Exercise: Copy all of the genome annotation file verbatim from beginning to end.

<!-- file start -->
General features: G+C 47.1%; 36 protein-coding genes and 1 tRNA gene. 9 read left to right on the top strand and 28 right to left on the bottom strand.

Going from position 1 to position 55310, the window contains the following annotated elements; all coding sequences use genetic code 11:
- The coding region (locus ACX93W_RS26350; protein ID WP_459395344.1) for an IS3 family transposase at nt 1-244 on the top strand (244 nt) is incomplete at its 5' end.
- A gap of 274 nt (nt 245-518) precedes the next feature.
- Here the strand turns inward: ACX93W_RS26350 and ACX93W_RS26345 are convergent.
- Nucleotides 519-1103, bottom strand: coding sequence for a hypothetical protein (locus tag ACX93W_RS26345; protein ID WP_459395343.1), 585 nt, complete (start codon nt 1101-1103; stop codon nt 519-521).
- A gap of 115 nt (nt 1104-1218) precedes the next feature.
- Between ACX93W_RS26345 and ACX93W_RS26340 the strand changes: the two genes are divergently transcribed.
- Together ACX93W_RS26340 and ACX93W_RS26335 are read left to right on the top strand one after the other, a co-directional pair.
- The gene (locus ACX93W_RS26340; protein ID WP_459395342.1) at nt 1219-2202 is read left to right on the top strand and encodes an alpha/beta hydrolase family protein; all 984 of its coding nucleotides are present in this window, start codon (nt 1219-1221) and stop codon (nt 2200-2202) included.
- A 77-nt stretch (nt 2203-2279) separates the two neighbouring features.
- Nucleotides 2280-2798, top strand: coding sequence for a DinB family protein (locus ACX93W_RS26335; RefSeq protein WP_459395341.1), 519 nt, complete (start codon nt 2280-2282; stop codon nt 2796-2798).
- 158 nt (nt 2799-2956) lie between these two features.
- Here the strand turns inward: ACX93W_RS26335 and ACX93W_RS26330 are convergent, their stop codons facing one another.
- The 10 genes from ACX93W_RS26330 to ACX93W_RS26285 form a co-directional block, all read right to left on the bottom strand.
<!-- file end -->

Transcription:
General features: G+C 47.1%; 36 protein-coding genes and 1 tRNA gene. 9 read left to right on the top strand and 28 right to left on the bottom strand.

Going from position 1 to position 55310, the window contains the following annotated elements; all coding sequences use genetic code 11:
- The coding region (locus ACX93W_RS26350; protein ID WP_459395344.1) for an IS3 family transposase at nt 1-244 on the top strand (244 nt) is incomplete at its 5' end.
- A gap of 274 nt (nt 245-518) precedes the next feature.
- Here the strand turns inward: ACX93W_RS26350 and ACX93W_RS26345 are convergent.
- Nucleotides 519-1103, bottom strand: coding sequence for a hypothetical protein (locus tag ACX93W_RS26345; protein ID WP_459395343.1), 585 nt, complete (start codon nt 1101-1103; stop codon nt 519-521).
- A gap of 115 nt (nt 1104-1218) precedes the next feature.
- Between ACX93W_RS26345 and ACX93W_RS26340 the strand changes: the two genes are divergently transcribed.
- Together ACX93W_RS26340 and ACX93W_RS26335 are read left to right on the top strand one after the other, a co-directional pair.
- The gene (locus ACX93W_RS26340; protein ID WP_459395342.1) at nt 1219-2202 is read left to right on the top strand and encodes an alpha/beta hydrolase family protein; all 984 of its coding nucleotides are present in this window, start codon (nt 1219-1221) and stop codon (nt 2200-2202) included.
- A 77-nt stretch (nt 2203-2279) separates the two neighbouring features.
- Nucleotides 2280-2798, top strand: coding sequence for a DinB family protein (locus ACX93W_RS26335; RefSeq protein WP_459395341.1), 519 nt, complete (start codon nt 2280-2282; stop codon nt 2796-2798).
- 158 nt (nt 2799-2956) lie between these two features.
- Here the strand turns inward: ACX93W_RS26335 and ACX93W_RS26330 are convergent, their stop codons facing one another.
- The 10 genes from ACX93W_RS26330 to ACX93W_RS26285 form a co-directional block, all read right to left on the bottom strand.